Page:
Authentication schemes in REST API

In this post we are going to discuss different authentication schemes which are generally used by web services (REST API) for authenticating a user/consumer. Before going forward lets have a quick look at what authentication means.

In simple terms, authentication means process of verifying the identity of a user. The process consist of simple steps,
1) User tries to connect to web services.
2) Web services asked user for credentials(Identity Information).
3) User provides credentials.
4)Web services verify the identity of the user by verifying provided credentials and responds accordingly.

For exchanging identity information “Authorization” HTTP header is used.

I hope you are comfortable with the process of authentication now, lets get started with the authentication schemes.

1) Basic Authentication:

The most simple way to implement authentication is to use basic authentication. In this scheme user identity information i.e. credentials are send in base64 encoded form. The base64 encoded string is obtained by performing encoding on the string :. The obtained base64 encoded value is send using “Authorization” HTTP header.

For example the credentials of user batman with password batman@123 will be send as follows:

GET /api/v1/gotham/ HTTP/1.1
Host: payatu.com
Authorization: Basic YmF0bWFuOmJhdG1hbkAxMjM=

Security issue with this authentication scheme is that the username and password are encoded not encrypted which can be easily decoded. Due to this issue, the basic authentication scheme should not be implemented where the communication is taking place over HTTP (not HTTPS). It also has overhead of sending credentials with every subsequent request.

2)HMAC – Hash based Message Authentication

In this authenticaiton scheme instead of sending password in encoded form. The client send hash value of password with other information. The “other information” generally consist of HTTP verb, URL, timestamp, hash of a message body or a random number.It is good practice to use hash value of message body while constructing HMAC hash since it will ensure the integrity of the data being send.

For example if user “batman” is accessing the “gotham” resource then the possible HMAC calculation will be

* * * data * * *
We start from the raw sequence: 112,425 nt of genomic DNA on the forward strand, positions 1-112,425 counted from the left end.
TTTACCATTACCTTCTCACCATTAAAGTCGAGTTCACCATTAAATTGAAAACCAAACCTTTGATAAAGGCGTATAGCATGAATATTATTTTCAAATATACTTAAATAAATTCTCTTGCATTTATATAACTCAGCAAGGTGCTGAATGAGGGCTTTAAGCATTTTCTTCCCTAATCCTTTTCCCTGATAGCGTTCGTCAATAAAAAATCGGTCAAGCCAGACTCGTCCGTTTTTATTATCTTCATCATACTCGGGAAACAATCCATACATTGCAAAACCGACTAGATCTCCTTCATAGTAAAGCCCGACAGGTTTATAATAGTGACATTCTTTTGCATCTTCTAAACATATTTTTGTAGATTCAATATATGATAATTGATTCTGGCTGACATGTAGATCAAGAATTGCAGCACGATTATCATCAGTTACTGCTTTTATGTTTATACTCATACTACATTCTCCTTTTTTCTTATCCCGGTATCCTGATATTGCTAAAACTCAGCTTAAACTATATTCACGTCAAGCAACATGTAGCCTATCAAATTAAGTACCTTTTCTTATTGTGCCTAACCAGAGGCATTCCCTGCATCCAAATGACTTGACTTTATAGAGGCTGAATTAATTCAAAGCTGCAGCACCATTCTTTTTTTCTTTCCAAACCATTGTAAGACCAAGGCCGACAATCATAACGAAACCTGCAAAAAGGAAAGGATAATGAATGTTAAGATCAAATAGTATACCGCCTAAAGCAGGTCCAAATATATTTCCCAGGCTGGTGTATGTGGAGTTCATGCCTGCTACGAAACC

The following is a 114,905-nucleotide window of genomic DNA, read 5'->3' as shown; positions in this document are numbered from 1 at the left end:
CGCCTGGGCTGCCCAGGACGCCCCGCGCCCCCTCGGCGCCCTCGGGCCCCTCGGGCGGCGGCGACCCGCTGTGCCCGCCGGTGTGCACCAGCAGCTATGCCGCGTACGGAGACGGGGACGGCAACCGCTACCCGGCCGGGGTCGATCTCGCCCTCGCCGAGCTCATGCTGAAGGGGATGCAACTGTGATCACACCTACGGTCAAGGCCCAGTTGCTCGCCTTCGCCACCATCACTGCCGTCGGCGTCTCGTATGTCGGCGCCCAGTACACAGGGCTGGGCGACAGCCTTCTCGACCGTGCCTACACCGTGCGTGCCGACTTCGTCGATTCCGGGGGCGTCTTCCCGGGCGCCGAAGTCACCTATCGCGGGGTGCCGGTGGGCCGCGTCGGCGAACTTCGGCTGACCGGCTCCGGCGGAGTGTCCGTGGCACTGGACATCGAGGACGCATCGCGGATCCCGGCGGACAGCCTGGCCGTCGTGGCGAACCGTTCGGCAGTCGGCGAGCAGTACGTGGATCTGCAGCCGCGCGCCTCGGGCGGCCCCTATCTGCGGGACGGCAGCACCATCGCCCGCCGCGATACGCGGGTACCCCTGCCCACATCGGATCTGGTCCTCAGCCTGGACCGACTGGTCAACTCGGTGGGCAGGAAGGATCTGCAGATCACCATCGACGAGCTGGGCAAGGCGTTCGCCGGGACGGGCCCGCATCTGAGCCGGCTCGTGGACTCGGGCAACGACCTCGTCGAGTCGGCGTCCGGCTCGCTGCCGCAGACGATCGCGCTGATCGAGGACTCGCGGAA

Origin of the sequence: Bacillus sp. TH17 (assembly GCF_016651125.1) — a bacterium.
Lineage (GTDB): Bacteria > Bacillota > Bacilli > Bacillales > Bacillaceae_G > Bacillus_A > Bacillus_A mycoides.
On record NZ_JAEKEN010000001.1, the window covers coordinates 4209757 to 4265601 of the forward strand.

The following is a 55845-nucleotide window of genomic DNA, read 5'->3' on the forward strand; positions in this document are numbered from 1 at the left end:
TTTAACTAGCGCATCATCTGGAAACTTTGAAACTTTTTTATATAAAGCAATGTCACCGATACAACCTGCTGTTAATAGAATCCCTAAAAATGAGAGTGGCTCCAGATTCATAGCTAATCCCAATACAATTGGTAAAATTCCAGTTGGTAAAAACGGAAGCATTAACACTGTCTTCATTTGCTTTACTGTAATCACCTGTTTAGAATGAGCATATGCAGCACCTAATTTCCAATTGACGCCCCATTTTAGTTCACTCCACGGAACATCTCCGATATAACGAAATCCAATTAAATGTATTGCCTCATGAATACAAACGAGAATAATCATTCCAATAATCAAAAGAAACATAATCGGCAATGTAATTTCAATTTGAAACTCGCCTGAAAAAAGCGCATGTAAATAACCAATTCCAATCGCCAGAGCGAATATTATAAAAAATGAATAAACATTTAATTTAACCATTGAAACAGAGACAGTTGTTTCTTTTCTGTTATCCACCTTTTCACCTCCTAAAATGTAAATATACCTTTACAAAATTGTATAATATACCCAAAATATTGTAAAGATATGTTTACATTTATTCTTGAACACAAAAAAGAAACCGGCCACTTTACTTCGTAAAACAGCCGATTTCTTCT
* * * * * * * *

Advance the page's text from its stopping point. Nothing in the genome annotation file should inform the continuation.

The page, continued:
hash_value = base64encode(hmac('sha256', 'password', 'GET+/api/v1/gotham'))
GET /api/v1/gotham/ HTTP/1.1
Host: payatu.com
Authorization: hmac batman:hashvalue 

 

3) OAuth 2.0 (Bearer token scheme).

OAuth 2.0 is an authorization framework which enables third party API to get limited access to HTTP service on behalf of resource owner.

Following are the key roles in OAuth flow
a) Resource Server: Server hosting user-owned resources protected by OAuth.
b) Resource Owner: User of an app, has ability to grant access to their data on resource server.
c) Client: An app making API requests to access protected resources on
behalf of the resource owner and with its authorization.
d)Authorization server: The authorization server gets consent from the resource owner and issues access tokens to clients for accessing protected resources hosted by a resource server.

Now lets have a look at OAuth flow
1) App will ask for authorization to access resourced from user.
2) If user authorized the request, the app receives an authorization grant.
3) The app will request for access token by providing client credentials(identity information) along with the authorization grant to authorization server (API).
4) If app identity is authenticated and the authorization grant is successfully validated, the authorization server will issue an access token to the app.
5) The app requests for resource from the resource server and provides the access token for authentication.
6) On successful authentication the resource server serves the requested resource.

 

Like basic authentication , OAuth 2.0 also requires HTTPS connection.

Now you should have a good idea of the different authentication schems that are used in REST API authentication.

GET /api/v1/gotham/ HTTP/1.1
Host: payatu.com
User-Agent: Mozilla/5.0 (X11; Ubuntu; Linux x86_64; rv:56.0) Gecko/20100101 Firefox/56.0
Accept: application/json
Accept-Language: null
Accept-Encoding: gzip, deflate
Authorization: Bearer GjQcs9OiCb7tsuAVBbiYfP3SuypGKZ
Content-Type: application/json
Connection: close

References:

https://en.wikipedia.org/wiki/Basic_access_authentication
https://en.wikipedia.org/wiki/Hash-based_message_authentication_code
https://tools.ietf.org/html/rfc6749
https://www.digitalocean.com/community/tutorials/an-introduction-to-oauth-2

Image Source:

https://assets.digitalocean.com/articles/oauth/abstract_flow.png

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